Grief, Dōgen, and the Ethical Responsibilty to the Other Now Gone
When a living other transforms into a recently-gone other, how does the relationship between two people change? After the sudden and unexpected loss of a lifelong friend, my grief not only focused on the physical loss and the loss of future opportunities together, but also raised questions about what this meant for the state of our relationship and for my own self-understanding. 13th century Japanese philosopher and Sōtō Zen founder Dōgen teaches that death is one with life and experienced every moment as life-and-death. For him, life is a series of ever-changing moments, and it is in this impermanence that one finds learning. Drawing on Gadamerian hermeneutics, I explore what it could mean to ethically relate to a beloved deceased other and how Dōgen’s teachings could help deepen understanding of grief as part of a continually evolving self-in-relation-with-other.
LicenseAuthors who publish with this journal agree to the following terms:
- Authors retain copyright and grant the journal right of first publication with the work simultaneously licensed under a Creative Commons Attribution License that allows others to share the work with an acknowledgement of the work's authorship and initial publication in this journal.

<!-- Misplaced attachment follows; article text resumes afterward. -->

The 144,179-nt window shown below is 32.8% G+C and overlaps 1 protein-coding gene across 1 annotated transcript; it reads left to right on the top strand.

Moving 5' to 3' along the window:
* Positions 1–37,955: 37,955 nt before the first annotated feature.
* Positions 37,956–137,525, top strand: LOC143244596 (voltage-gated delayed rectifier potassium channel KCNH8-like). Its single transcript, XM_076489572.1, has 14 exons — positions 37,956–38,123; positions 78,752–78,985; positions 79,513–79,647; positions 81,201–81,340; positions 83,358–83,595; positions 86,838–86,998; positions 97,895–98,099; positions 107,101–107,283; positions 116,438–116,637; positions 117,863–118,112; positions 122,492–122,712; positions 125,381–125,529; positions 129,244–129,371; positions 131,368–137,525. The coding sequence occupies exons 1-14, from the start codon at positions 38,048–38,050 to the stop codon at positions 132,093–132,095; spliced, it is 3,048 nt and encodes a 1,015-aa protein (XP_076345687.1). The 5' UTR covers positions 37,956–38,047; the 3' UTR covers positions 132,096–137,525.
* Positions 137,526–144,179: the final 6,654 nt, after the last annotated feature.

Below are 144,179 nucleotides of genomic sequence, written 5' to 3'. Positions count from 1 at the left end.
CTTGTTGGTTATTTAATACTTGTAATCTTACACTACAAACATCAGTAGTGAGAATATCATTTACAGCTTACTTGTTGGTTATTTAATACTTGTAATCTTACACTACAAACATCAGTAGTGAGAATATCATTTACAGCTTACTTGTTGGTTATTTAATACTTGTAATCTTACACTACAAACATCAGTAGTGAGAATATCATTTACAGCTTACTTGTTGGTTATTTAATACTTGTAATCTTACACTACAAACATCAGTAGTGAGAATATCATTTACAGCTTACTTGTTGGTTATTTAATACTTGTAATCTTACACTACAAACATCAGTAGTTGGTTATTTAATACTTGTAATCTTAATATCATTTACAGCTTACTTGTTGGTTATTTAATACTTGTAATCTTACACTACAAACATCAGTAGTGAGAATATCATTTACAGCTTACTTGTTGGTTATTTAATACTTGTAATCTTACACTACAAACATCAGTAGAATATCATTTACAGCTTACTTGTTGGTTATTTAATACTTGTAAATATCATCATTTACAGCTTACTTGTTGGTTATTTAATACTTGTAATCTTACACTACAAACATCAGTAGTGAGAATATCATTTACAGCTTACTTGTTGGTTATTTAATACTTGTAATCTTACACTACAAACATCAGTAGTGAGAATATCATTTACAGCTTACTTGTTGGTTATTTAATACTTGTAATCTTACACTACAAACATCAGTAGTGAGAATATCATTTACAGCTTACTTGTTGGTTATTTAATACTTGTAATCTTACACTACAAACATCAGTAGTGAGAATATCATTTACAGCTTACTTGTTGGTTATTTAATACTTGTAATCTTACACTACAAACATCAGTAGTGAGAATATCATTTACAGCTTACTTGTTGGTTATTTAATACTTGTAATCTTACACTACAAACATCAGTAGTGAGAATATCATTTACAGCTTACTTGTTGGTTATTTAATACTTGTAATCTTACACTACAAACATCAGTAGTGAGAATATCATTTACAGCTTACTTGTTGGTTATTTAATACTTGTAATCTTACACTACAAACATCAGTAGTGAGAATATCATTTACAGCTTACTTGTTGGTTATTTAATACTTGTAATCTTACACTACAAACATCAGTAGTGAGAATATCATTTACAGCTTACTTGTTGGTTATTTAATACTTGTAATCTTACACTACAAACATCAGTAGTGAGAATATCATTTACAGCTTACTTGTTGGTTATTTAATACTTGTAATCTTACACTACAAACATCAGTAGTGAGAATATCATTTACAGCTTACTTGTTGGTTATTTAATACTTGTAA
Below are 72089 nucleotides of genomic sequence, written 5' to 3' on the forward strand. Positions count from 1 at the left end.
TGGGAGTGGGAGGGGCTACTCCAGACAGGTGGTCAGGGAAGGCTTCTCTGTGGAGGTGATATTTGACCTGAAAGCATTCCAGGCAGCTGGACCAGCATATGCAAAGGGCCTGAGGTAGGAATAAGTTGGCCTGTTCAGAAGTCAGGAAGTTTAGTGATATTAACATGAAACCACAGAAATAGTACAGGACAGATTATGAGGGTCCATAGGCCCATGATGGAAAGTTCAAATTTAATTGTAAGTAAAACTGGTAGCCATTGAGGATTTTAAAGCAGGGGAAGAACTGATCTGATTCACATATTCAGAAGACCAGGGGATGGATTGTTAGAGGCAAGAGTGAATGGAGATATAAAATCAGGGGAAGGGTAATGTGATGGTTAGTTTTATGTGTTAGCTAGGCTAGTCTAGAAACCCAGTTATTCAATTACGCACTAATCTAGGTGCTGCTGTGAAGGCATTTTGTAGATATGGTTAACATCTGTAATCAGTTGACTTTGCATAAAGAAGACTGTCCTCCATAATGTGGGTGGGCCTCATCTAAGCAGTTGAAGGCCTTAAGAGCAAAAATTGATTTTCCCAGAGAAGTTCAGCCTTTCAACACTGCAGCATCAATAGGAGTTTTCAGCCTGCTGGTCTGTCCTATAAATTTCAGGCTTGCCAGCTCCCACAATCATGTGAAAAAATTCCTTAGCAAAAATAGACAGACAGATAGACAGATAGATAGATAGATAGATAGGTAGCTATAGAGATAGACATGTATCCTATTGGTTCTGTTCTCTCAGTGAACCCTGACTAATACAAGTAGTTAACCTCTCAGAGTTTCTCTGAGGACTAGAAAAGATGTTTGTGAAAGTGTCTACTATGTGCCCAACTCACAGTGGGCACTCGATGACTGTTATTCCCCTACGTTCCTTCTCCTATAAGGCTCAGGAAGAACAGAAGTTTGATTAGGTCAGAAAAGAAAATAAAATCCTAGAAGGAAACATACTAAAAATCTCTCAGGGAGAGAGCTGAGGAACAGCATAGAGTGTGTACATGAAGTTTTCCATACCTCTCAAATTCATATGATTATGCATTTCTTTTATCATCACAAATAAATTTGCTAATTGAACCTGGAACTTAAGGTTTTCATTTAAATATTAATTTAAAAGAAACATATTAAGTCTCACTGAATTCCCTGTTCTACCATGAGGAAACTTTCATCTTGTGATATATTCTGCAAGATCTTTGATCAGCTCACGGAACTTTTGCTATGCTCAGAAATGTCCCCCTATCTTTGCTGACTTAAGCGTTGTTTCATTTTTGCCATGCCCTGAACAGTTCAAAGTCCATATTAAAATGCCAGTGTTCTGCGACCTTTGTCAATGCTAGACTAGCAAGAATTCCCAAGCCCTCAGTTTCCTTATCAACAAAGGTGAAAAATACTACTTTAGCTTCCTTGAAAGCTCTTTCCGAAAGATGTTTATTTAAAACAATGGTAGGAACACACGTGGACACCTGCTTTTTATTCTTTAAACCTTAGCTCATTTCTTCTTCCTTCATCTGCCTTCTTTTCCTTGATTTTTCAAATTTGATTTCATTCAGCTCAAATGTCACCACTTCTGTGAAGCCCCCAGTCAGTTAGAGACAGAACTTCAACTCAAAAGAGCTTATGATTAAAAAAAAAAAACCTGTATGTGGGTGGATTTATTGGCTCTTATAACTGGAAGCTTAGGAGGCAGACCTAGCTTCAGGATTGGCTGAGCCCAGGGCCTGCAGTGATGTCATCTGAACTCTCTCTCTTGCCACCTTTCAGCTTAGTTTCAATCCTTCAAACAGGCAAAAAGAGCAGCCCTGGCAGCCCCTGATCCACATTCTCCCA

- Authors are able to enter into separate, additional contractual arrangements for the non-exclusive distribution of the journal's published version of the work (e.g., post it to an institutional repository or publish it in a book), with an acknowledgement of its initial publication in this journal.
- Authors are permitted and encouraged to post their work online (e.g., in institutional repositories or on their website) prior to and during the submission process, as it can lead to productive exchanges, as well as earlier and greater citation of published work (See The Effect of Open Access).